• The name “God” is coupled with Jesus (John 1:18; 20:28; Acts 20:28; Rom. 9:5; 2 Thess. 1:12; Titus 2:13; Heb. 1:8; 2 Pet. 1:1; 1 John 5:20).

Both of these truths – the true humanity and true divinity of Christ – must be held faithfully to be in line with the historic Christian faith which has been “once for all delivered to the saints” (Jude 3). Most modern cults distort either Jesus’s true humanity or divinity. However, we worship Jesus Christ as revealed in the Bible and the God-Man who walked the Galilean shores in history, who ever lives as the God-Man who is one day coming back to judge the living and the dead and consummate His rule.


We’ve looked at how the Bible presents the incarnation in terms of a systematic definition of the union of the human and divine natures in Jesus Christ. However, many people and groups have gotten these things wrong and fallen into heresies from since the earliest times. These early heresies are still around today, so it is profitable to look at them and learn how the church responded to them so that we would be equipped to give an answer today.

i. Heresies and Councils

GNOSTICISM & MARCIONISM: denying the true humanity of Jesus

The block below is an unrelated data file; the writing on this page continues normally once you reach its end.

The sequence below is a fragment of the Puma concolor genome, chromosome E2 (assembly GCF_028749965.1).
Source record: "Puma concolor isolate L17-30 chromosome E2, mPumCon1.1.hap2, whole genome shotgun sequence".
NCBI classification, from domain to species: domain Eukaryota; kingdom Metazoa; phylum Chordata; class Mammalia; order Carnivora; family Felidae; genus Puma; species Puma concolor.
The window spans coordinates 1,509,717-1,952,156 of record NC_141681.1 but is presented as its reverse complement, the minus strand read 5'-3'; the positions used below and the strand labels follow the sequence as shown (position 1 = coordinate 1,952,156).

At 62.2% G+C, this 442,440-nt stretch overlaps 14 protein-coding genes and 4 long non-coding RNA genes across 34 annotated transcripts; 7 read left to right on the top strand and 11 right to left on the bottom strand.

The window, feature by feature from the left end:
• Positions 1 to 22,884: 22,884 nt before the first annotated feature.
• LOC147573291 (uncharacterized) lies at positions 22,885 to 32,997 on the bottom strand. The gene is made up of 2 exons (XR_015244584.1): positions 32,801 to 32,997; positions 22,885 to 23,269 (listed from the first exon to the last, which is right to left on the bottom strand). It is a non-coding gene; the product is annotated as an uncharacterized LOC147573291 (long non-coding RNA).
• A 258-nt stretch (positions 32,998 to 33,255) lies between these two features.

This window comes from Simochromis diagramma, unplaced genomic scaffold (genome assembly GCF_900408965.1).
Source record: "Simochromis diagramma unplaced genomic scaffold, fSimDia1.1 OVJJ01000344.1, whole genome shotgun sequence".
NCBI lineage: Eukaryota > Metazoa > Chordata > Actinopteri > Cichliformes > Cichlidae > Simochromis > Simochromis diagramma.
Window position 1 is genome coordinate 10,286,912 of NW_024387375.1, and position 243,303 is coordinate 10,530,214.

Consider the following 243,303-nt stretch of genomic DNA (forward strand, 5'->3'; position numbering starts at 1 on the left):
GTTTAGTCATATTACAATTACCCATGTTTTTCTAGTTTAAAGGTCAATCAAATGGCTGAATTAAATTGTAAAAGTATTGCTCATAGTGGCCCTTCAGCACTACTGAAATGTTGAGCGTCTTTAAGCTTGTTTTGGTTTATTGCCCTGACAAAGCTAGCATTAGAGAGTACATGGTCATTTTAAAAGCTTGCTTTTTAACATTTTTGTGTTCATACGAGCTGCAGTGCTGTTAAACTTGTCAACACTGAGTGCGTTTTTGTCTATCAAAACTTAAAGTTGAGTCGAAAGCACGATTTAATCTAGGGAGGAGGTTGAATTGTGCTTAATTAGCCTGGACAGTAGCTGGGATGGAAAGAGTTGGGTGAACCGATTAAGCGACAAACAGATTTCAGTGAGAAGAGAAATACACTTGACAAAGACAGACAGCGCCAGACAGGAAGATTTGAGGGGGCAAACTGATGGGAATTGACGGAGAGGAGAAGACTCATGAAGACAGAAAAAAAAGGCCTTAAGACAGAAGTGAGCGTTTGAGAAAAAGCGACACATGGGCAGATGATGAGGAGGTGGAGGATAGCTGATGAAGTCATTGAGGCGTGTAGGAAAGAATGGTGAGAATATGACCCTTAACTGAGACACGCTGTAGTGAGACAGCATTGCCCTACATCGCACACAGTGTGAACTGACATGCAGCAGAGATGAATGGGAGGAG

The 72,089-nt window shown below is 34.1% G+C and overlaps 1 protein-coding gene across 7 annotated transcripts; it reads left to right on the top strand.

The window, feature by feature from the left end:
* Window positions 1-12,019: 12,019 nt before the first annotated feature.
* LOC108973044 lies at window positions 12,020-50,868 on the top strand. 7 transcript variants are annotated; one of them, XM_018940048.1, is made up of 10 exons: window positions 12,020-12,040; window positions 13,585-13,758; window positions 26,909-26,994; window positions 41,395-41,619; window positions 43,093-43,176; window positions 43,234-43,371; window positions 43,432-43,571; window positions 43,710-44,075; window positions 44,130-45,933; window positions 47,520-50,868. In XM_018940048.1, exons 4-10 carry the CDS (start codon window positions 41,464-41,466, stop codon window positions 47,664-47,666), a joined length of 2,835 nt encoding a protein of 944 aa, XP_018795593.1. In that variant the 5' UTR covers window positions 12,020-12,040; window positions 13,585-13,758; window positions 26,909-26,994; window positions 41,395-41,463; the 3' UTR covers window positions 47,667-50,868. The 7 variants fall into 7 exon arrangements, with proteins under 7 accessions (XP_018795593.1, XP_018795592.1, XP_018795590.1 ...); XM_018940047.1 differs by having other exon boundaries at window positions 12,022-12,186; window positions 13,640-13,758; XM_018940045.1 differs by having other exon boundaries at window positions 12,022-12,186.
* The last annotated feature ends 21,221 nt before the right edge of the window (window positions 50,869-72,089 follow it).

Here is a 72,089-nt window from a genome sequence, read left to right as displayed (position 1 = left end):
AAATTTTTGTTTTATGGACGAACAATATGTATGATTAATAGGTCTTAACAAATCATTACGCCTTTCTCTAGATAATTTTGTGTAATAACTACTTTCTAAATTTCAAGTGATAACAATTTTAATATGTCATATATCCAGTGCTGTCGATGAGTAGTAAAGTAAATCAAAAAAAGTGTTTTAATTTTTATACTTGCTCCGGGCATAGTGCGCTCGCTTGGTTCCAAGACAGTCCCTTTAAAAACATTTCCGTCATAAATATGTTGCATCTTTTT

The first group to challenge the traditional doctrine of the incarnation was the Gnostics, who in the 2nd century denied that Jesus was truly human.

Their Greek belief that the physical creation was evil led them to deny the incarnation. They believed Christ to be a quasi-spiritual being who merely appeared human. Marcionism, based on Gnostic thought, also accepted a docetic interpretation of Christ (his humanity was only apparent). There is an old legend that rises out of the Gnostic heresy of Jesus walking on a sandy shore but leaving no footprints. This idea has found its way into some sentimental posters even today which you may have seen. This was because in Gnostic thought, the physical realm was bad and the spiritual realm was good. So the goal was to escape the physical in favour of the spiritual or ethereal realm. Some Christians today practically act like Gnostics when they spiritualize everything to the point of denying the goodness of God’s created world.